The root canal is the hollow tunnel inside the root of a tooth. Contained within this canal are blood vessels, nerves and soft tissues called the tooth pulp. When a tooth is injured the pulp material may die. This dead pulp gives off toxins. Bacteria may invade the canal and infect the dead tissues leading to abscesses, bone loss around the tooth, pain and the spread of the infection to other parts of the body. Each time your pet eats, the bacteria from the infection at the root tip (apex) can be pumped into the blood stream and spread the infection to the joints, lungs, liver, kidney or heart. For this reason teeth injured in this manner should be treated by extraction or root canal therapy.
Damage to teeth which kills the pulp can be accomplished in different ways. Blunt force to a tooth from over aggressive playing, fighting, encounters with motor vehicles, etc. can cause the tooth to bleed inside the canal. This results in increased pressure within the canal and the pulp dies. Also, fractures of the teeth with exposure of the pulp chamber allow the introduction of bacteria into the canal thus leading to infection. Fractures can be caused by any of the above-mentioned ways or by chewing on hard objects such as bones, calf or goat hooves, hard artificial bones or ice.
There are two types of treatment for this condition. The first, and most traumatic, is extraction of the tooth. In addition to the trauma of the extraction, the function of the tooth is lost. There is also a cosmetic factor. Some teeth, the lower canines for example, act as guides for the tongue to keep it from protruding from the front or side of the mouth. Sometimes there is no other alternative to extraction. The second treatment option is endodontic or root canal therapy. There are six steps to a full root canal therapy. The first step is to make an access into the canal. Second, clean and shape the canal for its eventual filling. Third, the canal must be disinfected to kill the bacteria. The fourth step is to seal the apex or root tip to prevent reintroduction of bacteria into the canal. Fifth, the canal must be filled with cement. The sixth step is to seal the access site and repair the fracture site to make the crown as functional as possible. This final step may be done with the use of composites or placement of a full crown. Composite is an artificial tooth-colored material and is placed on the tooth at the time of the root canal therapy. Full crowns are placed on the tooth to protect it for a longer period of time. This requires additional treatment and anesthesia. Discuss with the doctor the best restoration option for your pet.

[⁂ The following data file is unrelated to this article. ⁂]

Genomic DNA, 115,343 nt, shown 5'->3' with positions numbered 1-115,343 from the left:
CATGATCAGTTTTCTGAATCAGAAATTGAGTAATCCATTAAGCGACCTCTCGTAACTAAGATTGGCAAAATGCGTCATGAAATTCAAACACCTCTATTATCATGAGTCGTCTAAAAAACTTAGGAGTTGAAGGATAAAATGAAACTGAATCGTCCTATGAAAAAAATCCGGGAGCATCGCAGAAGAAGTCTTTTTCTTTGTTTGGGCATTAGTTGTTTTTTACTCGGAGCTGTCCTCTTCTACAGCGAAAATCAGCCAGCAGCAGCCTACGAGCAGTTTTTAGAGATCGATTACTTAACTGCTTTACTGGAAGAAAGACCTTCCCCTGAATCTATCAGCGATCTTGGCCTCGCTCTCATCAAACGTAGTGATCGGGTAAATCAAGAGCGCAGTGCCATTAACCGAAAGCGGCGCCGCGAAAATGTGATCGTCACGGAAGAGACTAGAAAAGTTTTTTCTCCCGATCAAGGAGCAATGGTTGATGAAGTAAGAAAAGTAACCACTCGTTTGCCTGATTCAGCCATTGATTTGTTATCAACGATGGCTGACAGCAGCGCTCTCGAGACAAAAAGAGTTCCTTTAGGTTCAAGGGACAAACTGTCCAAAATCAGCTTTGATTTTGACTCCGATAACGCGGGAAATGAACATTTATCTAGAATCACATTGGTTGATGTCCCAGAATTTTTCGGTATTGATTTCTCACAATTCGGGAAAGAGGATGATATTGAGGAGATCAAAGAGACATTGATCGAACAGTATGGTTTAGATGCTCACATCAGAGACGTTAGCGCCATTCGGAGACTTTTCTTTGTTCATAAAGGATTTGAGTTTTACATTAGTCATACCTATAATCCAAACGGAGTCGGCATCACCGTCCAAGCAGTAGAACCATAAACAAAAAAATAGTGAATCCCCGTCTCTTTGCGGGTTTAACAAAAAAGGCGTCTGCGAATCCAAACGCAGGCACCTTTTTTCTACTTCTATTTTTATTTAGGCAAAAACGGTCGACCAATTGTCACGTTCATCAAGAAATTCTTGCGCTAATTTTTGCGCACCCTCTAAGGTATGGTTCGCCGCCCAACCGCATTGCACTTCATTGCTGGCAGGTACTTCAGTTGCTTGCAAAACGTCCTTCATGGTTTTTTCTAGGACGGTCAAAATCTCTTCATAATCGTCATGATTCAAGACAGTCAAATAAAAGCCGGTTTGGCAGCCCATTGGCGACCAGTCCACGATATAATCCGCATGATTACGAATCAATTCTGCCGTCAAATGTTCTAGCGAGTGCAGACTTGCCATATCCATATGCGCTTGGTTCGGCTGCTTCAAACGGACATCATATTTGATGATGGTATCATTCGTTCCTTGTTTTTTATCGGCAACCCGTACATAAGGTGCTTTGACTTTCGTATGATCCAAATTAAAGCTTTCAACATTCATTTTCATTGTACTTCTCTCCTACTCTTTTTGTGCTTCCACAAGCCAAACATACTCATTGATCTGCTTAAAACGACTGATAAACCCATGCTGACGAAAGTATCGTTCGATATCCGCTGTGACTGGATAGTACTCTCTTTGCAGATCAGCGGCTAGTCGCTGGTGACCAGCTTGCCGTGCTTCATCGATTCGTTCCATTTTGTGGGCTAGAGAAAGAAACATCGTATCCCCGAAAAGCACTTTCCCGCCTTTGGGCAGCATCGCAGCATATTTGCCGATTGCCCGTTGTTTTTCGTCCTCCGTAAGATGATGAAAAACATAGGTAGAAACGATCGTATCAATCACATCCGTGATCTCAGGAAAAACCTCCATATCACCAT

Home Care Following Root Canal Therapy
Remove the problem that caused the need for the root canal. If you fail to do this, additional broken teeth or re-breaking of the restored tooth can be expected. Give all antibiotics and/or pain medications prescribed by the doctor. Have the tooth checked and an Xray taken of the tooth in 6 months to make sure that all is well with the tooth. Brush the teeth daily to prevent periodontal disease. If your pet shows indications of pain, swelling, discomfort or bleeding, please let our office know so we can help.